• Hi Dan,

      You make a very good point. The states are much closer to bankruptcy because of medicaid and the fact that they cannot print money. This bill only makes it worse.

      Comment by dbhalling | March 24, 2010 | Reply

  4. Great point about there not being any money in lobbying for freedom. You know, one thing we always talk about is how great our Constitution is. And it is great—and the best in the world. But it seems that there are holes in it that allow legislative bills like this to pass. Additonally, it seems that the General Welfare clause is broadly interpreted to support anything that might be viewed as contributing to the “Greater Good” whether it tramples on personal liberty. Shouldn’t a solid Constitution be more specific about protections on private property/personal income, limited taxation, etc.?

    Comment by khalling | March 24, 2010 | Reply

  5. The “General Welfare” clause, according to what I understand, was meant to be a limitation on the types of legislation that Congress could pass. Meaning that only laws the benefited the general welfare as opposed to a narrow interest of a person or company were allowable.

    Comment by dbhalling | March 24, 2010 | Reply

  6. Dale,
    I am sure you know this already but just as a reminder here is how it reads.

    “We the people of the United States, in order to form a more perfect union, establish justice, insure domestic tranquility, provide for the common defense, promote the general welfare, and secure the blessings of liberty to ourselves and our posterity, do ordain and establish this Constitution for the United States of America.”

    Promoting the general welfare can be interpreted very broadly. And that is why I think that wording should be removed from the Consittution.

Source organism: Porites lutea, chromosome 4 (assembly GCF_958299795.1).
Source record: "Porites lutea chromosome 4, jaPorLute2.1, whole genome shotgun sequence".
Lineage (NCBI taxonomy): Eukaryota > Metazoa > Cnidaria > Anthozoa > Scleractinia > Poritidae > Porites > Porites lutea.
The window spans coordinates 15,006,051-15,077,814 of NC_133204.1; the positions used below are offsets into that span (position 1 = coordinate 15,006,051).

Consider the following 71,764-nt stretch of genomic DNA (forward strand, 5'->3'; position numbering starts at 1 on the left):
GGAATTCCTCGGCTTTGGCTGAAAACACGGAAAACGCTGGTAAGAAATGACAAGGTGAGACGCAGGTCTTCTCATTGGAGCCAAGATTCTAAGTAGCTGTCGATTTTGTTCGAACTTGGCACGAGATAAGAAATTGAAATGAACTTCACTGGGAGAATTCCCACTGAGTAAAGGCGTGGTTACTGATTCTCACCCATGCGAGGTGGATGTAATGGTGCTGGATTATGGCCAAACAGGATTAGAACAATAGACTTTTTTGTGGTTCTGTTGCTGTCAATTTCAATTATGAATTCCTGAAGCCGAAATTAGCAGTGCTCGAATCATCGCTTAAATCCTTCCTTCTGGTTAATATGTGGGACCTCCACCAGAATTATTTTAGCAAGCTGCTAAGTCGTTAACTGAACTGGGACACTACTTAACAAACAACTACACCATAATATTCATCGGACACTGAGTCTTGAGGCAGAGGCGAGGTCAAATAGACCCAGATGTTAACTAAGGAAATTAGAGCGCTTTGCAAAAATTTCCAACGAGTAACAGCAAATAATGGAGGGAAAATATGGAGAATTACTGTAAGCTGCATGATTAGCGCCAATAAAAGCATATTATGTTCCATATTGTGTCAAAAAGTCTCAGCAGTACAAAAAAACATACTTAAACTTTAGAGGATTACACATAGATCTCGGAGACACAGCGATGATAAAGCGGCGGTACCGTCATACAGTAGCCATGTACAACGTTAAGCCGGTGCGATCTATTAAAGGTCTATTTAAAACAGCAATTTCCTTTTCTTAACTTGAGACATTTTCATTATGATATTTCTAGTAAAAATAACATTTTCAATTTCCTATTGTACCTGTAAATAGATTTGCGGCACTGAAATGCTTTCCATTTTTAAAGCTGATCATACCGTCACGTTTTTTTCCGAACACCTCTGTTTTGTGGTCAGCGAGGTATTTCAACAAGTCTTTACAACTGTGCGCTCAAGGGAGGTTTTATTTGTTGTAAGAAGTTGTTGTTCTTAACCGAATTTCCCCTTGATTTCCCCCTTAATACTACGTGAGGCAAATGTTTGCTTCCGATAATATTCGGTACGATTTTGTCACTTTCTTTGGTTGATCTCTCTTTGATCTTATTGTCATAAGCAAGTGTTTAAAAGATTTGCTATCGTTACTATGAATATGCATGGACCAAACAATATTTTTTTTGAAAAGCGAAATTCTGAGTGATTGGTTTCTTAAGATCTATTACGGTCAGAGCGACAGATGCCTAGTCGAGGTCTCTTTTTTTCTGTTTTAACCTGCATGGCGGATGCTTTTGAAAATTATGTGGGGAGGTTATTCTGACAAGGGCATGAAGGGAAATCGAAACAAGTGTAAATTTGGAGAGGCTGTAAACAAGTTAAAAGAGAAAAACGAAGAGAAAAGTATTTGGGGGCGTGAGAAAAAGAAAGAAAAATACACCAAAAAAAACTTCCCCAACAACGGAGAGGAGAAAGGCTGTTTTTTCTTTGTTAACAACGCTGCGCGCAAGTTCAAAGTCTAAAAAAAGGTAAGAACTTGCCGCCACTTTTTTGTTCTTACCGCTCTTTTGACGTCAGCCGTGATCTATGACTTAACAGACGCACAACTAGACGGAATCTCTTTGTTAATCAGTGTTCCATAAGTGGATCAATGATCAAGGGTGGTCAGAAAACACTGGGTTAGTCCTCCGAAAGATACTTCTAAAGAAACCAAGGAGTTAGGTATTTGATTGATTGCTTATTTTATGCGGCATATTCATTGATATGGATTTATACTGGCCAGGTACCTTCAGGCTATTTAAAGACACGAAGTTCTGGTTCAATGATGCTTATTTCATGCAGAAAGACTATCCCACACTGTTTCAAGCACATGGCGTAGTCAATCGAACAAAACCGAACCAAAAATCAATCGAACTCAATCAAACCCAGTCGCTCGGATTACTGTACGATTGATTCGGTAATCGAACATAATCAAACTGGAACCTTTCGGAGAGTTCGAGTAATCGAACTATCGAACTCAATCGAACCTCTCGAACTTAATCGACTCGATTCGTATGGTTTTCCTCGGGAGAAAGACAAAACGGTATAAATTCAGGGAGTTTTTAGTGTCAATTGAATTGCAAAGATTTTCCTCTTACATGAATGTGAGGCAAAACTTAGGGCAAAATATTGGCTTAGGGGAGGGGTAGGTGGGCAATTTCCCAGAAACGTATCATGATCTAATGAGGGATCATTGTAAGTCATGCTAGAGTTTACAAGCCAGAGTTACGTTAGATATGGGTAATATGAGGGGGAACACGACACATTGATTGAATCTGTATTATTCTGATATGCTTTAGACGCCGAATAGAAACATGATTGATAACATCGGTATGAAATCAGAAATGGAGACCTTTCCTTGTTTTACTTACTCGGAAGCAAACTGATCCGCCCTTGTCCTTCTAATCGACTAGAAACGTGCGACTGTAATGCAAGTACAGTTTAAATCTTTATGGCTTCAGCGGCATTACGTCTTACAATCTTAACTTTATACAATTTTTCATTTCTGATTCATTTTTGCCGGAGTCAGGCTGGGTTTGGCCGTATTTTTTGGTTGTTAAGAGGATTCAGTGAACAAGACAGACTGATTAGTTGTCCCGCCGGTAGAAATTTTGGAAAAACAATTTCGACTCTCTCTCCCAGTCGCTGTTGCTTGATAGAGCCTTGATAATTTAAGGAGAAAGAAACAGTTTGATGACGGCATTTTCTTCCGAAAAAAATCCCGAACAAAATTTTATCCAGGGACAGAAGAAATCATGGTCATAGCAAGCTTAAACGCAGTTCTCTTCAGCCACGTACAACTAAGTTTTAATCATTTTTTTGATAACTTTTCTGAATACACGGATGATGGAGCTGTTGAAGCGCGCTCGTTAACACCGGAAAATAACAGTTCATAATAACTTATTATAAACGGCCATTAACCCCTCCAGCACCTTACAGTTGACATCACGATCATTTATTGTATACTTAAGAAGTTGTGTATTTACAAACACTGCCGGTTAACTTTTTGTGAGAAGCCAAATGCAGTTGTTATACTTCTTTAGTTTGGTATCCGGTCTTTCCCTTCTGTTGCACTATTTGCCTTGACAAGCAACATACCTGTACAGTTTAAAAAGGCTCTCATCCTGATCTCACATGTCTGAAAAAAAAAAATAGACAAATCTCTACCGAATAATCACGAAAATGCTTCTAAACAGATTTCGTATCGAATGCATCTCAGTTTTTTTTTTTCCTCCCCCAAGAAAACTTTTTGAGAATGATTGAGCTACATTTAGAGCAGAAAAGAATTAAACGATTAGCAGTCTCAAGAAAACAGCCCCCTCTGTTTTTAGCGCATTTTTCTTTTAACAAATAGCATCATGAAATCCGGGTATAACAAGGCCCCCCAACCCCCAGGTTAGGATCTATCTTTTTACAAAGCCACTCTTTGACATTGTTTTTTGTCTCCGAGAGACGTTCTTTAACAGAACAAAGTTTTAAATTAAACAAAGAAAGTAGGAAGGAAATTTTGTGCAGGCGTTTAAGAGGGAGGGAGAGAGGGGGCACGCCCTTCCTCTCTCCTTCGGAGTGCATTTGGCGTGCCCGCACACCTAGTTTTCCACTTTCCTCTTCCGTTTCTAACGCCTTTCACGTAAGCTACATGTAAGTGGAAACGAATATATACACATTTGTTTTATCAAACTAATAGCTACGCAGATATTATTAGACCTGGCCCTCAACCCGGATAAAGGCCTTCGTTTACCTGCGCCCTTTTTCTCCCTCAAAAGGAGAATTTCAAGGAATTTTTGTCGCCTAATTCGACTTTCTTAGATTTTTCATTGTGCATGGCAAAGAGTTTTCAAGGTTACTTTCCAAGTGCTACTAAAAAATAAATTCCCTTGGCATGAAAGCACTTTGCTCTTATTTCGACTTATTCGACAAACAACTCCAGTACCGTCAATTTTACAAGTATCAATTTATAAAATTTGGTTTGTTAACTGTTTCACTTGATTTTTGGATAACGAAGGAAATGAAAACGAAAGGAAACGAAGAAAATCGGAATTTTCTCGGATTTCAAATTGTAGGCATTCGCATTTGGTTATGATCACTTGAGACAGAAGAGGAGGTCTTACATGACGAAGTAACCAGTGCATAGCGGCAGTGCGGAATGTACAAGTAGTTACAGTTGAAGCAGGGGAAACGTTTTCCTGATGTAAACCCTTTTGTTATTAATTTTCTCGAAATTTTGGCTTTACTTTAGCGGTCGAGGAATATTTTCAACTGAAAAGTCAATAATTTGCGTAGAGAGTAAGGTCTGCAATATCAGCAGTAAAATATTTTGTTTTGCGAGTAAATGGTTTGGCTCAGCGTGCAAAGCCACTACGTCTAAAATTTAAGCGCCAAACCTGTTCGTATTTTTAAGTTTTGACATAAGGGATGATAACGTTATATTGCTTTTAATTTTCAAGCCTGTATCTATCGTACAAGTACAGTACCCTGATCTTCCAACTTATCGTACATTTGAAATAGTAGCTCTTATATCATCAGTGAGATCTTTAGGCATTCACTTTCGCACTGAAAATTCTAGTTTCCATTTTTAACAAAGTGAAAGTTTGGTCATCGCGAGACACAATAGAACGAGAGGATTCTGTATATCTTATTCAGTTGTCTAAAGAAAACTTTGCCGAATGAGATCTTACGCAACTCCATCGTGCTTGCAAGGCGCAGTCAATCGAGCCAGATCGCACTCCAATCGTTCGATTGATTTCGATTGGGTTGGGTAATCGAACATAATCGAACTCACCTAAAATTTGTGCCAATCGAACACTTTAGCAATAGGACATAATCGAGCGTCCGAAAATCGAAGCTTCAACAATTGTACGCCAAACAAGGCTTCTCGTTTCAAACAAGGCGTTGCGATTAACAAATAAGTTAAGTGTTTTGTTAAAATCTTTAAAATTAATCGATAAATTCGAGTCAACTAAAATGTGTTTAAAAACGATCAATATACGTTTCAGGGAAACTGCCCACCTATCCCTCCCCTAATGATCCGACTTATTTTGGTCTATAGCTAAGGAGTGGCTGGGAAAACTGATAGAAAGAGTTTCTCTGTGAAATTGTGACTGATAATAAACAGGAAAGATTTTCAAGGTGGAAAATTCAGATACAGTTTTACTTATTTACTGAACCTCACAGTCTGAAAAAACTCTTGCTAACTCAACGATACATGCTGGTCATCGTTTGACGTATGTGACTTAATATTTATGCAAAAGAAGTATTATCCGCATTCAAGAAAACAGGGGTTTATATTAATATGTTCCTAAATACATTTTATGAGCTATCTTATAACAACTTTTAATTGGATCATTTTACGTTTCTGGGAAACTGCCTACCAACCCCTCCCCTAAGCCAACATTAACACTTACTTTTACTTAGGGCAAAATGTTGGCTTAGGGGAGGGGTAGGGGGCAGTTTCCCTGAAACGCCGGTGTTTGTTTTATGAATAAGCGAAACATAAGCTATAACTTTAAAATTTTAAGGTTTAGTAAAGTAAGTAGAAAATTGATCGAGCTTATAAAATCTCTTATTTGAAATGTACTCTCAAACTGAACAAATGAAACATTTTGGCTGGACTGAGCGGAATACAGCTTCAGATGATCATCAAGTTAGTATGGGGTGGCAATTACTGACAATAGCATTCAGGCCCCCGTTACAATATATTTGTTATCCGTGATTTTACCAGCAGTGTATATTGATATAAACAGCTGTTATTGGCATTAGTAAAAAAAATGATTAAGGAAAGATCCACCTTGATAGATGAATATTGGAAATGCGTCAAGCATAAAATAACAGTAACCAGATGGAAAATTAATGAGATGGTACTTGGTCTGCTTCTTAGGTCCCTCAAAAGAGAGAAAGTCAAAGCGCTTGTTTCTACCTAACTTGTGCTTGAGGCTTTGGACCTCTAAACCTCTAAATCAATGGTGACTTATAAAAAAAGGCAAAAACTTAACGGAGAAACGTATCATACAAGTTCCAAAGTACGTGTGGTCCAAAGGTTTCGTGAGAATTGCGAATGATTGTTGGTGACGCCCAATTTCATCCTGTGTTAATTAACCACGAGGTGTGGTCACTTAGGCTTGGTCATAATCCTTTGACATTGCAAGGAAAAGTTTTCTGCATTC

Comment by Kevin Halling | March 24, 2010 | Reply

  7. “to promote the general welfare…” is part of the Preamble to the Constitution. and, Progressives think we should get rid of anyway.
    As a physician, I can guarantee you, people will abuse the system because it is free. For example, my eighteen-year-old patient showed up in the ER at 4 AM (not exactly an emergency situation)with a CHIEF complaint,and I quote, “my butthole itches..” not exactly an emergency situation. These types of complaints will burden our ERs and clinics; thus causing nurses, doctors, and other medical professionals to leave the profession. This will cause even less qualified professionals providing healthcare to the American public. This may seem anticdotal, however, this is VERY common in the ER daily. Shortly, everywhere in the US will be deluged with frivolous complaints. Good luck, America.

    Comment by jhalling | March 24, 2010 | Reply

  8. Julie
    I am convinced you are right and you ought to know since you have been at the front lines for a long time. Unfortunately, it seems that people need to beaten over the head with the reality of this before they will get it but by that time it will be too late to undo.

    Comment by khalling | March 24, 2010 | Reply